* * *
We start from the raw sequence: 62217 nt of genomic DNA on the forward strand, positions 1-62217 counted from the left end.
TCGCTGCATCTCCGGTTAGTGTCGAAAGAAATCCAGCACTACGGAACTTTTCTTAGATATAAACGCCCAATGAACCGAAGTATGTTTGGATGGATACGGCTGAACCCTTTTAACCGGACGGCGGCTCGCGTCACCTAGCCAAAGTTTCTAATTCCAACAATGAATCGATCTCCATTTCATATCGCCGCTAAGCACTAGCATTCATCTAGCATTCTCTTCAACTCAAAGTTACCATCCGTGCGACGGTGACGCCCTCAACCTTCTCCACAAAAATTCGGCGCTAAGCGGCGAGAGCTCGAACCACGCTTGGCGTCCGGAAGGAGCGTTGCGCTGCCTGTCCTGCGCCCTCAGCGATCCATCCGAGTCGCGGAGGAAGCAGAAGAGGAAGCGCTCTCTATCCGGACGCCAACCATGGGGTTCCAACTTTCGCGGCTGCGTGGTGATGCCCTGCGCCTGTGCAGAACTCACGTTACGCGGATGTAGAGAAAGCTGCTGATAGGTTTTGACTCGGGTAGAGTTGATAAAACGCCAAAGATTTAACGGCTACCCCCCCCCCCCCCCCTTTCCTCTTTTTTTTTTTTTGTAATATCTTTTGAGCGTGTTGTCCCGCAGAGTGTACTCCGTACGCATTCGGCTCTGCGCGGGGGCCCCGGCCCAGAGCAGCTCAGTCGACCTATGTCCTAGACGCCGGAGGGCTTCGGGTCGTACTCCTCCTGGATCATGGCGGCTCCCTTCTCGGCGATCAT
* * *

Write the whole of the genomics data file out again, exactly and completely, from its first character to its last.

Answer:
We start from the raw sequence: 62217 nt of genomic DNA on the forward strand, positions 1-62217 counted from the left end.
TCGCTGCATCTCCGGTTAGTGTCGAAAGAAATCCAGCACTACGGAACTTTTCTTAGATATAAACGCCCAATGAACCGAAGTATGTTTGGATGGATACGGCTGAACCCTTTTAACCGGACGGCGGCTCGCGTCACCTAGCCAAAGTTTCTAATTCCAACAATGAATCGATCTCCATTTCATATCGCCGCTAAGCACTAGCATTCATCTAGCATTCTCTTCAACTCAAAGTTACCATCCGTGCGACGGTGACGCCCTCAACCTTCTCCACAAAAATTCGGCGCTAAGCGGCGAGAGCTCGAACCACGCTTGGCGTCCGGAAGGAGCGTTGCGCTGCCTGTCCTGCGCCCTCAGCGATCCATCCGAGTCGCGGAGGAAGCAGAAGAGGAAGCGCTCTCTATCCGGACGCCAACCATGGGGTTCCAACTTTCGCGGCTGCGTGGTGATGCCCTGCGCCTGTGCAGAACTCACGTTACGCGGATGTAGAGAAAGCTGCTGATAGGTTTTGACTCGGGTAGAGTTGATAAAACGCCAAAGATTTAACGGCTACCCCCCCCCCCCCCCCTTTCCTCTTTTTTTTTTTTTGTAATATCTTTTGAGCGTGTTGTCCCGCAGAGTGTACTCCGTACGCATTCGGCTCTGCGCGGGGGCCCCGGCCCAGAGCAGCTCAGTCGACCTATGTCCTAGACGCCGGAGGGCTTCGGGTCGTACTCCTCCTGGATCATGGCGGCTCCCTTCTCGGCGATCAT